Academic journal article Nursing Education Perspectives

CREATING and LAUNCHING Innovative Nursing Education Programs: Perils and Pearls

Academic journal article Nursing Education Perspectives

CREATING and LAUNCHING Innovative Nursing Education Programs: Perils and Pearls

Article excerpt

ABSTRACT Nursing's future depends on continuing to seek, create, and launch innovative nursing programs. Successful innovation can improve nursing education delivery and make optimal use of available resources while tapping into the imagination and creativity of faculty and students; in addition, it can create an optimistic environment and encourage beneficial change with the faculty and staff. Innovation has been described as an art, a process of diffusion, and a process of transforming ideas into real value. The purpose of this article is to explore the concepts surrounding innovation, steps in development of an innovation, and share pearls, perils, and lessons learned so that others can explore the process within their nursing education programs.

Key Words Innovation - Nursing Education - Transformation

HEALT H C A RE C OM PLEXIT I E S AN D TH E UB I Q U I TO U S N U R S IN G SHO RTAGE R E QUIRE A CO NT IN UA L REVIEW OF TH E V I TALIT Y AN D I NV E NTORY O F O UR N U RSI N G PROGRAM S. Our future depends on our seeking, creating, and launching i nnovative nursing educ ation programs. Successful innovation can improve nursing education delivery and make optimal use of available resources while tapping into the imagination and creativity of faculty and students. When innovation leads to an optimistic environment, faculty, staff, and students benefit.

Innovation has been described as an art, a process of diffusion and a process of transforming ideas into real value (Kelly, 2001; Rogers, 1995). Although innovation in nursing education is seen as key to solving the nursing shortage (Institute of Medicine, 2011), it is often difficult to accomplish as the academic process is bound by tradition and restricted by time constraints and large student loads. Education redesign that incorporates the findings of the 2009 Carnegie Foundation for the Advancement of Teaching Report presents a perfect opportunity to create curriculum realignments that will accommodate the current needs of nursing practice (Benner, Sutphen, Leonard, & Day, 2009).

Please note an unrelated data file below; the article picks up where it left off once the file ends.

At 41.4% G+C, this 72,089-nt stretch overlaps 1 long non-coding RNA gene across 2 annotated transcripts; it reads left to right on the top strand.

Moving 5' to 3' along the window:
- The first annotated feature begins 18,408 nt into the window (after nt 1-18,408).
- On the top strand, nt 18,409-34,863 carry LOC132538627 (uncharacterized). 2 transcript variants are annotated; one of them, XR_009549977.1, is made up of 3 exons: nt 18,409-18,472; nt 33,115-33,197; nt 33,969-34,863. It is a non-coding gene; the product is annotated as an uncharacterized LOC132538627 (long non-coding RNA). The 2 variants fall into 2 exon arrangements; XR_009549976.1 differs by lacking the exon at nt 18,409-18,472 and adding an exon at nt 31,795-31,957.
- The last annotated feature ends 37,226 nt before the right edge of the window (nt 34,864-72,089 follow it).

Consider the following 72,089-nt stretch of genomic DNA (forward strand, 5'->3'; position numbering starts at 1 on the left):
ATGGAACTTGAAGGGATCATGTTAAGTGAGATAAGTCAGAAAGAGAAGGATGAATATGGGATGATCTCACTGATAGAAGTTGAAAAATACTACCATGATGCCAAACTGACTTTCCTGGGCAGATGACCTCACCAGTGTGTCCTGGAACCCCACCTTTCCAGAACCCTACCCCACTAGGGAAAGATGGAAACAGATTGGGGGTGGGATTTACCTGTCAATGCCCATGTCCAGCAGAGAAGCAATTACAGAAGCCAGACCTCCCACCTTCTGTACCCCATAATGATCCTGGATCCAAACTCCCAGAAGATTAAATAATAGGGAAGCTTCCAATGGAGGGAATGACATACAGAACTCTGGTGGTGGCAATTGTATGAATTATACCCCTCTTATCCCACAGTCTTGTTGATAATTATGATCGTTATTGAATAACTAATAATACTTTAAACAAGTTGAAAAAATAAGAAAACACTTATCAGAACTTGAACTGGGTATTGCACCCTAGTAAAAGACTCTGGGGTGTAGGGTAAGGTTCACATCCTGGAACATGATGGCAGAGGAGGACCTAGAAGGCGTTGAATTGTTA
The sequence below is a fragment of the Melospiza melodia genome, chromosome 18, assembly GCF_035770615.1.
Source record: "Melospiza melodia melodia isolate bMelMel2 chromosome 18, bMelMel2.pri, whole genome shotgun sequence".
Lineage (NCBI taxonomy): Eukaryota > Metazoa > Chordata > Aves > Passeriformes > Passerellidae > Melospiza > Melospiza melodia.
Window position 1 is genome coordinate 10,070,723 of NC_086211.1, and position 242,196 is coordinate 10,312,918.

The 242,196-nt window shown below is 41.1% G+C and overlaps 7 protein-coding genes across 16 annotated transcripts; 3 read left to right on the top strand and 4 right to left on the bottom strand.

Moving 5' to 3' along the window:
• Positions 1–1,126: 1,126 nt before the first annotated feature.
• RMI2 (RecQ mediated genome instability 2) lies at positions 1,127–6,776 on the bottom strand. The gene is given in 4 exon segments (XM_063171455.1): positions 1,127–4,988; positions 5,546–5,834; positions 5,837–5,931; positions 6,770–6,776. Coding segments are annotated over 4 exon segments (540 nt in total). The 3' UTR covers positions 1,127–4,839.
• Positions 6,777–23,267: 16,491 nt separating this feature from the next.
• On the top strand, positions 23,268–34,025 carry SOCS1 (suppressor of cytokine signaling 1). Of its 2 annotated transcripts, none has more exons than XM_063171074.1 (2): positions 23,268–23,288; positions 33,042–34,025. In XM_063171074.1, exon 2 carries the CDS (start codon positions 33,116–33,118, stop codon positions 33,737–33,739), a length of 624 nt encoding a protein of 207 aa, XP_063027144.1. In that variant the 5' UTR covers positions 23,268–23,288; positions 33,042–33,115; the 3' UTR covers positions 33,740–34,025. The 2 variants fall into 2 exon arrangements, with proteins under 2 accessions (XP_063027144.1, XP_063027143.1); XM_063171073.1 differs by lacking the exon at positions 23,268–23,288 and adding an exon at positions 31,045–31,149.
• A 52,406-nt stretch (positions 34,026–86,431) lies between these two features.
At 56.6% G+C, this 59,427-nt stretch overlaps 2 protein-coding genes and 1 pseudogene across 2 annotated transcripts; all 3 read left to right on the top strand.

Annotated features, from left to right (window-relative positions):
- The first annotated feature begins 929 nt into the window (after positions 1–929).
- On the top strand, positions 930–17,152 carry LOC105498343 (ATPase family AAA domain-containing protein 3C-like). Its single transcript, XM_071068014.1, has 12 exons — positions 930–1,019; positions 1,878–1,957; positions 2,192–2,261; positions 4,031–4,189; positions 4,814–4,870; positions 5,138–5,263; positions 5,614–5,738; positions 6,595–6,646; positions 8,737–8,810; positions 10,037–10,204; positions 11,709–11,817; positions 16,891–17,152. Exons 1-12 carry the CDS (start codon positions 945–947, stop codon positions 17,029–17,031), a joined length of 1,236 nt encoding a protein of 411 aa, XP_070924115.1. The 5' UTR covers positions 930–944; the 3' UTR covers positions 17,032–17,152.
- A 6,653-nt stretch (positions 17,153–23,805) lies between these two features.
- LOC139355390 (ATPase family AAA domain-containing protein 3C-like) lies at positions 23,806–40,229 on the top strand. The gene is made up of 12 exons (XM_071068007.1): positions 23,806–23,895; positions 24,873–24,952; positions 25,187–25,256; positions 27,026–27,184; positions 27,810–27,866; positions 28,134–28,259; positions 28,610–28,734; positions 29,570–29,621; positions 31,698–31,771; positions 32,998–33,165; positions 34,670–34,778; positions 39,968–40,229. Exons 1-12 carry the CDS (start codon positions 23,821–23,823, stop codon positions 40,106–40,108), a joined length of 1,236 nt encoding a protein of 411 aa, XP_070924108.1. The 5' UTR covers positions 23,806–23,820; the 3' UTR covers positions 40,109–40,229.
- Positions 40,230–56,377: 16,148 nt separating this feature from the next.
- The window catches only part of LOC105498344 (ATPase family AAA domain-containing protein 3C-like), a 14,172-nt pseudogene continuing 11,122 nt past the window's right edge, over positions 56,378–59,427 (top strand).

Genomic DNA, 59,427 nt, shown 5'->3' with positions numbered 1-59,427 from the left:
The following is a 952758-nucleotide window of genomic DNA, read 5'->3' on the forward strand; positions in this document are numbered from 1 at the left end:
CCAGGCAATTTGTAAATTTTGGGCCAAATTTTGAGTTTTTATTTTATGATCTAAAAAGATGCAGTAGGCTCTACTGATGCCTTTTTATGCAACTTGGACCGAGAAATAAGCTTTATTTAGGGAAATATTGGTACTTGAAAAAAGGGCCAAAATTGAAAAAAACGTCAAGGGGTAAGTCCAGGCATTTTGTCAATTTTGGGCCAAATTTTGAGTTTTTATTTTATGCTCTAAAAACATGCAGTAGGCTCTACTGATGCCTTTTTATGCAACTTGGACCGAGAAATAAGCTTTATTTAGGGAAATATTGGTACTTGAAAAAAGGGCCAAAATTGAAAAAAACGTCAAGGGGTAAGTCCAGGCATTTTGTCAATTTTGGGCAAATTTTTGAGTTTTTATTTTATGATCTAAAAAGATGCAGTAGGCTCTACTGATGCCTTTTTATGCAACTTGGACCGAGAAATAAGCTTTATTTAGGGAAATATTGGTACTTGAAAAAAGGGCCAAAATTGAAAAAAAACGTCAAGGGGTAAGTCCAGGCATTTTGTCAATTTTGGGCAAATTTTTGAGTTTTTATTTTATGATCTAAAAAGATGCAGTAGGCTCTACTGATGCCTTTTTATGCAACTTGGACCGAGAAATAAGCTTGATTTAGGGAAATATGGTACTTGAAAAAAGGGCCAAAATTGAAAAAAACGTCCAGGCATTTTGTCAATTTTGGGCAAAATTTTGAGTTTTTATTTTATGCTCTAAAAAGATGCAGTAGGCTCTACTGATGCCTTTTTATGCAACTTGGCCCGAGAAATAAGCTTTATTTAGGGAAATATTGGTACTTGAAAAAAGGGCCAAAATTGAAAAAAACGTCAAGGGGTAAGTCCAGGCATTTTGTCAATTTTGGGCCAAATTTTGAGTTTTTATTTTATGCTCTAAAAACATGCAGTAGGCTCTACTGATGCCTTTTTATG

To those who relish creative ideas for old problems or unique approaches to new problems, the process of innovation is stimulating and exhilarating. It is not random but, rather, it is carefully planned, beginning with strategic brainstorming by two or three people. The innovation is then pushed forward by a small group of creative thinkers and early adopters (Rogers, 1995). The process of innovation may change when more is at stake, such as a major shiftinvolving a new curriculum and education delivery method or a totally new approach to the university process. When such change is successful, everyone gets on board, and the program is disseminated through published articles, conferences, or by word of mouth and then replicated, duplicated, and borrowed.

Even with excellent ideas, the process may be flawed, and if the program does not work under current circumstances, it may be best t o set the idea aside and bring it back at a later time. Once the team works out the in itial problems and solves the primary challenges, the proposal ca n be r ecycled, often by bringing others in to fur ther expl ore, refine, and adapt the pr oc ess into a stro ng program for c hange.

The purpose of this article is to explore the concepts surrounding innovation, steps in development of an innovation, and share pearls, perils, and lessons learned so that others can explore the process within their nursing education programs. Examples are based on the authors' experiences working with multidisciplinary teams of educators and health care providers in creating the Nurse Knowledge Exch ange for Kaiser Permanent e (www.ideo.com/work/ nurse-knowledge-exchange/) and several innovative, web-based nursing education projects (Allen, Collins, Schumann, & Selz, 2007; Allen, Van Dyke, & Armstrong, 2010; Scott-Tilley et al., 2007).

In no vatio n F r a m e w ork Formalizing the process of innovation within an institution provides structure to the creative process. …

Search by... Author
Show... All Results Primary Sources Peer-reviewed

Oops!

An unknown error has occurred. Please click the button below to reload the page. If the problem persists, please try again in a little while.